The Japanese rampaged throughout the Pacific where their Navy defeated five fleets of three nations in five months without losing a single ship. Until they met Fletcher The book on aircraft carrier-on-carrier warfare had not yet been written when Admiral Frank Jack Fletcher made the first attack where opposing ships never saw each other. He was the man on the spot who had to invent that book.After stopping the advance on Australia in the Battle of Coral Sea, he led two task forces at the crucial Battle of Midway where the overwhelming superiority of Japan's navy was reduced, and then he covered the invasions at Tulagi and Guadalcanal and saved that beachhead in the Battle of Eastern Solomons. In eight months of continuous combat, Fletcher sank six enemy carriers with the loss of only two in a near perfect balance of aggressiveness and caution. Fletcher deserves far more attention than he has been given in the public history of the Pacific War. This book helps spread the word while providing a rich reference to help understand that war. "Fletcher, Task Force Commander" is in three parts. The first is about the early life of Fletcher raised in a small town in Iowa to an entrepreneurial family. The second part summarizes the naval battles of the first year of the war that starts with the Japanese winning and has the appropriate title "Till they met Fletcher". The third part is a reference with hard to find lists, comparisons, specifications, photos, time-lines and discussions on various topics about that first year of the war. Some myths of that period are exploded including some that are embedded in popular culture. This is information you need to understand the naval war in the Pacific.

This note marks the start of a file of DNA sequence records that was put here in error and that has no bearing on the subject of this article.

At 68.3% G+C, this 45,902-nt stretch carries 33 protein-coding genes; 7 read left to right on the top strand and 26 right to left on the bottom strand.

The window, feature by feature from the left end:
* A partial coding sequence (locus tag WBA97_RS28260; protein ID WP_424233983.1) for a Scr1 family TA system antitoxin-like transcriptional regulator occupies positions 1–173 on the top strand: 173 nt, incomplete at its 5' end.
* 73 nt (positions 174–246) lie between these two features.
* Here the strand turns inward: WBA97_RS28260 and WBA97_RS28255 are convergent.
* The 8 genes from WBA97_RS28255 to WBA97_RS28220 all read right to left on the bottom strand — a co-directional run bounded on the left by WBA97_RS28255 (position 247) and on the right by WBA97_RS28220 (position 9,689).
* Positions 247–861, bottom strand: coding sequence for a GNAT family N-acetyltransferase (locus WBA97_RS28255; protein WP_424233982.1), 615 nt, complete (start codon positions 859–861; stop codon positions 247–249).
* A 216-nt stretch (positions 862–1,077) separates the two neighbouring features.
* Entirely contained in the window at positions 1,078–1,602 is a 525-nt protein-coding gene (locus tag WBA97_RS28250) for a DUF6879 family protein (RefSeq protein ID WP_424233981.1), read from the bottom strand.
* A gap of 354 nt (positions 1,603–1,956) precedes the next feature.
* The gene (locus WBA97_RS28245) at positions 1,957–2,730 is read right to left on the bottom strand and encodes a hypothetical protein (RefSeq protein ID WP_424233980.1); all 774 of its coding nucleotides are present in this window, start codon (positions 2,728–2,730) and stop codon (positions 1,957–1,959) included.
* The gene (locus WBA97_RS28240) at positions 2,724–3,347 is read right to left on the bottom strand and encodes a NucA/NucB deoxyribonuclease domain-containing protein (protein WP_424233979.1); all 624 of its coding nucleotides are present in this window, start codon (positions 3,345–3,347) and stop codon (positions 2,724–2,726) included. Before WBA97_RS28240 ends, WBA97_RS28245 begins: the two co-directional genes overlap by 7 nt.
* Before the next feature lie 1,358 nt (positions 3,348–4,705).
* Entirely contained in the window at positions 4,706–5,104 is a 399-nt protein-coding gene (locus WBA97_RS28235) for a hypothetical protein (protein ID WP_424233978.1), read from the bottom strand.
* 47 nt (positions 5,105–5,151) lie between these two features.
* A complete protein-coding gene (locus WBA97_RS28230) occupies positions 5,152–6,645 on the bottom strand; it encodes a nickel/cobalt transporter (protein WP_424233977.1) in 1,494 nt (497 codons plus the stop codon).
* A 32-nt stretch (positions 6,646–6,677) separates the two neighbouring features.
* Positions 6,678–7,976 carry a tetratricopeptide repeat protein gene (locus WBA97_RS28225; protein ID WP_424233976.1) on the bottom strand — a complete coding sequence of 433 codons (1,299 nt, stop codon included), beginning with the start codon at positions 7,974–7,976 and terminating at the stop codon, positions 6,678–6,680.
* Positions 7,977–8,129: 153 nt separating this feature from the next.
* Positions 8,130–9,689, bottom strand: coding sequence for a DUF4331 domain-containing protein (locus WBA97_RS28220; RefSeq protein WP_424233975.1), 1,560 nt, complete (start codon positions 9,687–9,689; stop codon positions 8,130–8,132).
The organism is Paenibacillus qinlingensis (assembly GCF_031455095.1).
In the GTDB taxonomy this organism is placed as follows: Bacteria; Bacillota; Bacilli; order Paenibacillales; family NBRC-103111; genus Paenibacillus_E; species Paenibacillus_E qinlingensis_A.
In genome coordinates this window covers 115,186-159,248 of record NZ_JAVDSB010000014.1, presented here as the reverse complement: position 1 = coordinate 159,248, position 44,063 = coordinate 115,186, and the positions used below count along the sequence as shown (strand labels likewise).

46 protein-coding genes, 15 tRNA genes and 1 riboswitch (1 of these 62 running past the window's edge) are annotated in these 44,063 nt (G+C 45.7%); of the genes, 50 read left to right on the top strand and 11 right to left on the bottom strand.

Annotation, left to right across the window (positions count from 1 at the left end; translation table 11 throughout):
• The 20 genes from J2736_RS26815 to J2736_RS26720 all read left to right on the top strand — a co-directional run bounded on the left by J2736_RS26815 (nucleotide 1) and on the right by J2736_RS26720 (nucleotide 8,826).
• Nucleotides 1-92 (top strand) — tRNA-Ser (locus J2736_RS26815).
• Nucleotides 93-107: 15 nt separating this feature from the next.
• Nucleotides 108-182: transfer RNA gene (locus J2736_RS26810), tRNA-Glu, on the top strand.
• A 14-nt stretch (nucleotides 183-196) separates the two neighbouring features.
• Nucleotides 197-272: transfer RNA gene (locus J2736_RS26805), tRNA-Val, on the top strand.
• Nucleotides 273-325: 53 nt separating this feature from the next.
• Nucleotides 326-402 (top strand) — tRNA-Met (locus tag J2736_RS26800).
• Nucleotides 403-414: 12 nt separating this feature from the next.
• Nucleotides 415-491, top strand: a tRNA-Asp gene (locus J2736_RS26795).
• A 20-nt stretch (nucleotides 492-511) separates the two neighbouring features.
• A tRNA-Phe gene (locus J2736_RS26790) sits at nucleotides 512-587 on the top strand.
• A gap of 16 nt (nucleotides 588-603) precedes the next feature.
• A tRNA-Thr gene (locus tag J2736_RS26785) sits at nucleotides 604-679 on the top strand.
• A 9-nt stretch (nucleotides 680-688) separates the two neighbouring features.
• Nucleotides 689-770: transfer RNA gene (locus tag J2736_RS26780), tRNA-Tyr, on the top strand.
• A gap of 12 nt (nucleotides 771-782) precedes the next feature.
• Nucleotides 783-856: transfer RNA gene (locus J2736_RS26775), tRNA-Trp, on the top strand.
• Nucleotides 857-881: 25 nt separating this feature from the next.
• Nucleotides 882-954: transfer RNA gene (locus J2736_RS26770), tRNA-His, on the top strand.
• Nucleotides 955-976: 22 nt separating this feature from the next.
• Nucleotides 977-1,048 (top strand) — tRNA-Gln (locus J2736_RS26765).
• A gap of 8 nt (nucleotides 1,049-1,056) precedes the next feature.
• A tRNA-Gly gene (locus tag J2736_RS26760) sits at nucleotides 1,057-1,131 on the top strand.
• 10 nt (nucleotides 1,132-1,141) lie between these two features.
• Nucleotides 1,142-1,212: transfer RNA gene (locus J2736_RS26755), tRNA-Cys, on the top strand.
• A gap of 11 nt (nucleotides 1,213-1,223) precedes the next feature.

Author: James L. Bauer Publisher: Manorborn Published: 12/07/2010 Pages: 276 Binding Type: Paperback Weight: 0.82lbs Size: 9.00h x 6.00w x 0.58d ISBN: 9780983050209
About the Author James Bauer grew up during the war where an uncle served to inspire intense interest in the naval aspects of the early years of the Pacific War. After service in the submarine and destroyer fleets, he pursued a career in engineering systems. On retiring to a farm in Iowa, he discovered the boyhood home of Admiral Frank Jack Fletcher and recognized him as the key figure of that period of his studies of the Pacific War and finding that, even in his hometown, the Admiral is little known. Bauer set out to tell of his accomplishments. This expanded to display other lesser known aspects of that war that had been gleaned over the years and is told for a new generation that may know of the great victories, but does not know of the early years when we were losing. It was in those early years where Fletcher with skill, courage and more than a little luck was able to shortened that war and save thousands of lives. Fletcher deserves a book to spread the word and Bauer has done it.